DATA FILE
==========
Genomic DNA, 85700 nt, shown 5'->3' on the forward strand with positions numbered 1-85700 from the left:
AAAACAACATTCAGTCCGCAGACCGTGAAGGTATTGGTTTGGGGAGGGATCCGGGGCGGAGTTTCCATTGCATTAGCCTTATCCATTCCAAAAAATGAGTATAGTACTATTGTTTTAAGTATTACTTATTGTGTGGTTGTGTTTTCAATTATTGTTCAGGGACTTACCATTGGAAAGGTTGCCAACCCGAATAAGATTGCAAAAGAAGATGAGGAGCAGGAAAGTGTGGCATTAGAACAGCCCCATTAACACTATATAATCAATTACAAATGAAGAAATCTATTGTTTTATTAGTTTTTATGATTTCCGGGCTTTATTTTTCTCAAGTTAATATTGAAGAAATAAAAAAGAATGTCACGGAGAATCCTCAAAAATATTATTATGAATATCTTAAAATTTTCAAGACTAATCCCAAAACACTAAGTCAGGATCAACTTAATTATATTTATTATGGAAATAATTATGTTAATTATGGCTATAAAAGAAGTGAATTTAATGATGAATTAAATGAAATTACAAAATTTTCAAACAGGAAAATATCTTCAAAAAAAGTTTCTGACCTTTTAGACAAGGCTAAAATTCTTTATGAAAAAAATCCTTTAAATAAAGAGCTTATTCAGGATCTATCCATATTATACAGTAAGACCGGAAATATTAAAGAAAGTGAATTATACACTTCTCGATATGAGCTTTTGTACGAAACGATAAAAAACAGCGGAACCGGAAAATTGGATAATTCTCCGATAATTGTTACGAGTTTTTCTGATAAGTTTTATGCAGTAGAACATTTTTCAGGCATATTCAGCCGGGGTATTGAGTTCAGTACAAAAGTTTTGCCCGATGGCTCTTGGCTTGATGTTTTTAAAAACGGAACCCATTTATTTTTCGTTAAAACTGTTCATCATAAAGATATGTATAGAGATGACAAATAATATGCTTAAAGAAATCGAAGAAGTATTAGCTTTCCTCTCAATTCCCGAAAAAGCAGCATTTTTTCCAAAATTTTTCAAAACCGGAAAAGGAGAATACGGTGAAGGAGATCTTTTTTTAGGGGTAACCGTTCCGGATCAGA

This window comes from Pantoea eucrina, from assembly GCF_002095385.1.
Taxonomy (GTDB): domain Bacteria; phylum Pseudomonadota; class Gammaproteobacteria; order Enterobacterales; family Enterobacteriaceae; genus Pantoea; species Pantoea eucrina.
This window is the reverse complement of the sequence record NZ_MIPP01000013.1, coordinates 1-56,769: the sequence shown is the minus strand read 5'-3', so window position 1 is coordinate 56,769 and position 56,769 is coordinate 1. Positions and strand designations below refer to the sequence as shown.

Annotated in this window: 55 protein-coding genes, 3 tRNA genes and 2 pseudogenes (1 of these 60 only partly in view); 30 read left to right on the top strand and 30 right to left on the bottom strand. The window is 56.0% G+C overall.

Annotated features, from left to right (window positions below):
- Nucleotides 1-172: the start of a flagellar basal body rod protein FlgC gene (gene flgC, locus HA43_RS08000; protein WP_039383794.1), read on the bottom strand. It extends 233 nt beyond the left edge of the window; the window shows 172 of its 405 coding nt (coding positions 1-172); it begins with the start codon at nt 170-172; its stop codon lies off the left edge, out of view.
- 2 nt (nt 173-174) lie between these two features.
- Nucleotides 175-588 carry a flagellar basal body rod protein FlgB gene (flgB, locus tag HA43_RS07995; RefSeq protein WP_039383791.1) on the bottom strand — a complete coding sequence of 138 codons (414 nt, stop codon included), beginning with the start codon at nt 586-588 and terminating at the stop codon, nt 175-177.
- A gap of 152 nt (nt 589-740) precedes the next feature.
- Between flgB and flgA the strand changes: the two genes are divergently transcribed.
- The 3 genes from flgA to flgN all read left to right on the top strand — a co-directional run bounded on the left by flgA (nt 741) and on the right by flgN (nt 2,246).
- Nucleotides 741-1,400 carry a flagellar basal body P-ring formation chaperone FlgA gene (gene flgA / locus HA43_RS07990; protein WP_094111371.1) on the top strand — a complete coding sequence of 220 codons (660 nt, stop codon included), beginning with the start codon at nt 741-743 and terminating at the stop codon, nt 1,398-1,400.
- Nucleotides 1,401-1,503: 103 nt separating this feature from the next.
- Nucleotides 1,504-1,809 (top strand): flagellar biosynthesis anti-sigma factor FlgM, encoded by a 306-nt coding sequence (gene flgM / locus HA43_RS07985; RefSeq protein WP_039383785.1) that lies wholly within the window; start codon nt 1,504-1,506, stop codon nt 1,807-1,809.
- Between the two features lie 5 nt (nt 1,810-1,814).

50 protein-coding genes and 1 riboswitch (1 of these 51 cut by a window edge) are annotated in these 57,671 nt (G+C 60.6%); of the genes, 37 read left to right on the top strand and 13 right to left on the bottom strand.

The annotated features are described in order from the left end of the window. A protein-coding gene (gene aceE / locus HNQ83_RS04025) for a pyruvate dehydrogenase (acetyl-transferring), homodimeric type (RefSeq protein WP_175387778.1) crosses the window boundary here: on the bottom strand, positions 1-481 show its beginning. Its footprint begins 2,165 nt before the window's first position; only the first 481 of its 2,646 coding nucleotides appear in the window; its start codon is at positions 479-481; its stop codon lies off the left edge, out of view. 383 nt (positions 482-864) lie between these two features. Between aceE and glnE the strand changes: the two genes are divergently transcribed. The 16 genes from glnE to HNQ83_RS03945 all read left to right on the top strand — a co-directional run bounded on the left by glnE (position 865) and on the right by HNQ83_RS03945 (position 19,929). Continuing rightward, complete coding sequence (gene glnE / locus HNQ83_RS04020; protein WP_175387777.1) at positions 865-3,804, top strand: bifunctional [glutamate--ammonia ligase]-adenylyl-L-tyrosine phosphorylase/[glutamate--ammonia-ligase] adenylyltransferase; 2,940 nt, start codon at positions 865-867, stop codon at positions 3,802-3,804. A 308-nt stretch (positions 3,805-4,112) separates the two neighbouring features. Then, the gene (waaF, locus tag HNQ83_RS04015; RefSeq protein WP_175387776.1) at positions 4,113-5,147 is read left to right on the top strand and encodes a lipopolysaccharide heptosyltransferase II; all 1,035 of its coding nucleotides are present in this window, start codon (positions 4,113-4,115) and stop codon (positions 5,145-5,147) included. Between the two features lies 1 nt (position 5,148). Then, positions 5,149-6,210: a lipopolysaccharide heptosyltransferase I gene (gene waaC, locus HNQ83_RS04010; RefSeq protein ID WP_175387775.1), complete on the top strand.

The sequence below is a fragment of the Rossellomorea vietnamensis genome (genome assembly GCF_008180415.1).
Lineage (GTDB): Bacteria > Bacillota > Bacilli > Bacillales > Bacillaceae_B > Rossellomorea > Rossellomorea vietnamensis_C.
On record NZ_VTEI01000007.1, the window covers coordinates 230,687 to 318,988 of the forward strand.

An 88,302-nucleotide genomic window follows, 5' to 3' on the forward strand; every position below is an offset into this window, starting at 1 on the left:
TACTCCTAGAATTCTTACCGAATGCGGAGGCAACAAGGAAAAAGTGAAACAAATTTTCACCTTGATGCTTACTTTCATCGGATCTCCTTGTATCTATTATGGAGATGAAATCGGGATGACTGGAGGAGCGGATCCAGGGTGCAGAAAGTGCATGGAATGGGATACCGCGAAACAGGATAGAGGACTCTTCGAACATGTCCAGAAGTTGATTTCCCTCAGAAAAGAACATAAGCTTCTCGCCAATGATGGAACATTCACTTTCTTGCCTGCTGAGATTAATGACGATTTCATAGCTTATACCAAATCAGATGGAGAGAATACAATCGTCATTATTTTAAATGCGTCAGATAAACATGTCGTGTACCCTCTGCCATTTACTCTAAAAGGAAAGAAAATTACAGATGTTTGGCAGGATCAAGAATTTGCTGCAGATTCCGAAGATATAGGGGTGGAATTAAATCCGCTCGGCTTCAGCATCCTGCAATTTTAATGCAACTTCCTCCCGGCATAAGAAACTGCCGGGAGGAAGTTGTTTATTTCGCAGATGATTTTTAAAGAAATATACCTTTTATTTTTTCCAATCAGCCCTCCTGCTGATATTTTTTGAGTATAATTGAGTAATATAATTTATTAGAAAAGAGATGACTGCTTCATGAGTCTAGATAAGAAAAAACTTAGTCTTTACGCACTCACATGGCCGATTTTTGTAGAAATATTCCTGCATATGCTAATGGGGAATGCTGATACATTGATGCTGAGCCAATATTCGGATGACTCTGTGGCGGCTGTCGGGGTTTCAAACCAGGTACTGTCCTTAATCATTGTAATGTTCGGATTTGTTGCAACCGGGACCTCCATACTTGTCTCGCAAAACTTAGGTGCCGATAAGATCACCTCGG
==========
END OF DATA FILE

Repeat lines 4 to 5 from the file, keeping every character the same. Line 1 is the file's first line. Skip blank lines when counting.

Taxonomy (GTDB): domain Bacteria; phylum Pseudomonadota; class Gammaproteobacteria; order Enterobacterales; family Enterobacteriaceae; genus Pantoea; species Pantoea eucrina.
This window is the reverse complement of the sequence record NZ_MIPP01000013.1, coordinates 1-56,769: the sequence shown is the minus strand read 5'-3', so window position 1 is coordinate 56,769 and position 56,769 is coordinate 1. Positions and strand designations below refer to the sequence as shown.